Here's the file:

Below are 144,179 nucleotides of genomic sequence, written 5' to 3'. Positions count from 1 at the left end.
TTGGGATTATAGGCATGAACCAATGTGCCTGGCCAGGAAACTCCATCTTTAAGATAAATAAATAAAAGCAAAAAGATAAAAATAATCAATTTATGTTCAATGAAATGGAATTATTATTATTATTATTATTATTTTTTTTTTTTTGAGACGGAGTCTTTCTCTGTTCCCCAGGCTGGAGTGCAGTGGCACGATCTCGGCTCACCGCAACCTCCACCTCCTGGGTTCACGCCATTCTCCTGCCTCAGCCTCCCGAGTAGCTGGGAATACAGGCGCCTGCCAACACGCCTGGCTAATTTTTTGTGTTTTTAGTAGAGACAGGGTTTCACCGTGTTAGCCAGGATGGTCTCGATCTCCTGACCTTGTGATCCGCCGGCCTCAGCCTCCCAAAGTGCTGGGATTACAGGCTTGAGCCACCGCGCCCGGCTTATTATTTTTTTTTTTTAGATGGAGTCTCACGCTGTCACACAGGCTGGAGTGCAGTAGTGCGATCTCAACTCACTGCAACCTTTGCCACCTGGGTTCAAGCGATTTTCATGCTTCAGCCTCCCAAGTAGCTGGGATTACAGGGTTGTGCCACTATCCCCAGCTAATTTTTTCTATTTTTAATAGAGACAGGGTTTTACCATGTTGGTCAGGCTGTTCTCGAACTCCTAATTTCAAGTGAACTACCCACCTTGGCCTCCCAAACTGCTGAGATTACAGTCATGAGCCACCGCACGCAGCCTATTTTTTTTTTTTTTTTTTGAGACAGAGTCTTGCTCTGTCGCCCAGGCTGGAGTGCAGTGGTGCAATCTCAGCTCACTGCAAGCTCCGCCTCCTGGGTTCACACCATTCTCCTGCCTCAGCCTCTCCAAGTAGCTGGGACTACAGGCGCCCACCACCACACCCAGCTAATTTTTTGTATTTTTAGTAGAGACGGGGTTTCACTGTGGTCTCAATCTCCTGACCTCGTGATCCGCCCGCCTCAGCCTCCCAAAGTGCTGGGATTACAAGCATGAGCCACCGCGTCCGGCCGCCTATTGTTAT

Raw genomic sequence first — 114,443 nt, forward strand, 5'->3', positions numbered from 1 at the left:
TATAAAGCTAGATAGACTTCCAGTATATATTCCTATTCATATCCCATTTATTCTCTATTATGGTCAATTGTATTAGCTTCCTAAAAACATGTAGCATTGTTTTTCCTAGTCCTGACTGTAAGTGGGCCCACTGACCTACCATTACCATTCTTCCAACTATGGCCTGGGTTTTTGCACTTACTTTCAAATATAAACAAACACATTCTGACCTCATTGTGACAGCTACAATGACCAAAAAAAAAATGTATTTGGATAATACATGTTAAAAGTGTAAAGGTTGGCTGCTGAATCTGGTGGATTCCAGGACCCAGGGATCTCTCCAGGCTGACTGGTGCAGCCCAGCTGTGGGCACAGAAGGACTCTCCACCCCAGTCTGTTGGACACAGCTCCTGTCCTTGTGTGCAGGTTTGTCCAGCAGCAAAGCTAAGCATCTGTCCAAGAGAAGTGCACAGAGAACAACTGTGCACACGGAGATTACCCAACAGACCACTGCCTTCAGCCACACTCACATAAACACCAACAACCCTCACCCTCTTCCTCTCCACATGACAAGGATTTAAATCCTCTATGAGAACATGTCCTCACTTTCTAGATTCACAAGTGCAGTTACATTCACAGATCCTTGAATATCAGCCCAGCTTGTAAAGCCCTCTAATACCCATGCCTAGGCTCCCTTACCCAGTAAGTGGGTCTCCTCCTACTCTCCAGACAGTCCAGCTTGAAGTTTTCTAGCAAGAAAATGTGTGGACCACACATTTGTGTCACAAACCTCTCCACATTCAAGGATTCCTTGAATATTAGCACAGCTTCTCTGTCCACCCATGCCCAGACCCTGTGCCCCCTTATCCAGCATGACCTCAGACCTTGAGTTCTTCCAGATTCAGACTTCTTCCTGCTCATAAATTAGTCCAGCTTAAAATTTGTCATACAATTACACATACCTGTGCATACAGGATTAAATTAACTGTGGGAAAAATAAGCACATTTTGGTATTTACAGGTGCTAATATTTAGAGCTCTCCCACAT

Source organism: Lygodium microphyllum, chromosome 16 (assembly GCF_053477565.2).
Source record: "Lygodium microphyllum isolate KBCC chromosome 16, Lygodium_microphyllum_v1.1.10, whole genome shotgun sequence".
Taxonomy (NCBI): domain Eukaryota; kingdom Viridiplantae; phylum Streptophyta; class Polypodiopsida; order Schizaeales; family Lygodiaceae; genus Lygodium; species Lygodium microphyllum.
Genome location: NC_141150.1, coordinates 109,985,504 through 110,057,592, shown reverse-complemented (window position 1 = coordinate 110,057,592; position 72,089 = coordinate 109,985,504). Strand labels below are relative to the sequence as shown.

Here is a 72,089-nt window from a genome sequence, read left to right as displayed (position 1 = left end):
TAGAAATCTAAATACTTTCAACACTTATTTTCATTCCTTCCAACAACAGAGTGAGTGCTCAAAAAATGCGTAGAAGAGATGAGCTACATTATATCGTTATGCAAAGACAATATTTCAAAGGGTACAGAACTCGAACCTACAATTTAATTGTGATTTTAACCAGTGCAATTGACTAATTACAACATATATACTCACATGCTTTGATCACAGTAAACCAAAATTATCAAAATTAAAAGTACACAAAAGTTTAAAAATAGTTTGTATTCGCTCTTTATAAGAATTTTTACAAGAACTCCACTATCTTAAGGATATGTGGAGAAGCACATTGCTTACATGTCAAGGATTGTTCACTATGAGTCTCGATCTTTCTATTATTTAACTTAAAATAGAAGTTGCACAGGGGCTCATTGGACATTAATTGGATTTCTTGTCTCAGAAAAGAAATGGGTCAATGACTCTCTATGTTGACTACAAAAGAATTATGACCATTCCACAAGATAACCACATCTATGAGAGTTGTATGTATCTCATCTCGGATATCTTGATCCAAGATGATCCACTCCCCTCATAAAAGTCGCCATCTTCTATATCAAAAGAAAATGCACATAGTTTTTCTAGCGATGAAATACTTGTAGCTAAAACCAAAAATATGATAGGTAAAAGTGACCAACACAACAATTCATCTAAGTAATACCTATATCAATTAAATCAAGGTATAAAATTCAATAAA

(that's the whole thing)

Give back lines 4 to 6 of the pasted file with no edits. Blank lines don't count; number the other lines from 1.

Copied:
TATAAAGCTAGATAGACTTCCAGTATATATTCCTATTCATATCCCATTTATTCTCTATTATGGTCAATTGTATTAGCTTCCTAAAAACATGTAGCATTGTTTTTCCTAGTCCTGACTGTAAGTGGGCCCACTGACCTACCATTACCATTCTTCCAACTATGGCCTGGGTTTTTGCACTTACTTTCAAATATAAACAAACACATTCTGACCTCATTGTGACAGCTACAATGACCAAAAAAAAAATGTATTTGGATAATACATGTTAAAAGTGTAAAGGTTGGCTGCTGAATCTGGTGGATTCCAGGACCCAGGGATCTCTCCAGGCTGACTGGTGCAGCCCAGCTGTGGGCACAGAAGGACTCTCCACCCCAGTCTGTTGGACACAGCTCCTGTCCTTGTGTGCAGGTTTGTCCAGCAGCAAAGCTAAGCATCTGTCCAAGAGAAGTGCACAGAGAACAACTGTGCACACGGAGATTACCCAACAGACCACTGCCTTCAGCCACACTCACATAAACACCAACAACCCTCACCCTCTTCCTCTCCACATGACAAGGATTTAAATCCTCTATGAGAACATGTCCTCACTTTCTAGATTCACAAGTGCAGTTACATTCACAGATCCTTGAATATCAGCCCAGCTTGTAAAGCCCTCTAATACCCATGCCTAGGCTCCCTTACCCAGTAAGTGGGTCTCCTCCTACTCTCCAGACAGTCCAGCTTGAAGTTTTCTAGCAAGAAAATGTGTGGACCACACATTTGTGTCACAAACCTCTCCACATTCAAGGATTCCTTGAATATTAGCACAGCTTCTCTGTCCACCCATGCCCAGACCCTGTGCCCCCTTATCCAGCATGACCTCAGACCTTGAGTTCTTCCAGATTCAGACTTCTTCCTGCTCATAAATTAGTCCAGCTTAAAATTTGTCATACAATTACACATACCTGTGCATACAGGATTAAATTAACTGTGGGAAAAATAAGCACATTTTGGTATTTACAGGTGCTAATATTTAGAGCTCTCCCACAT

Source organism: Lygodium microphyllum, chromosome 16 (assembly GCF_053477565.2).
Source record: "Lygodium microphyllum isolate KBCC chromosome 16, Lygodium_microphyllum_v1.1.10, whole genome shotgun sequence".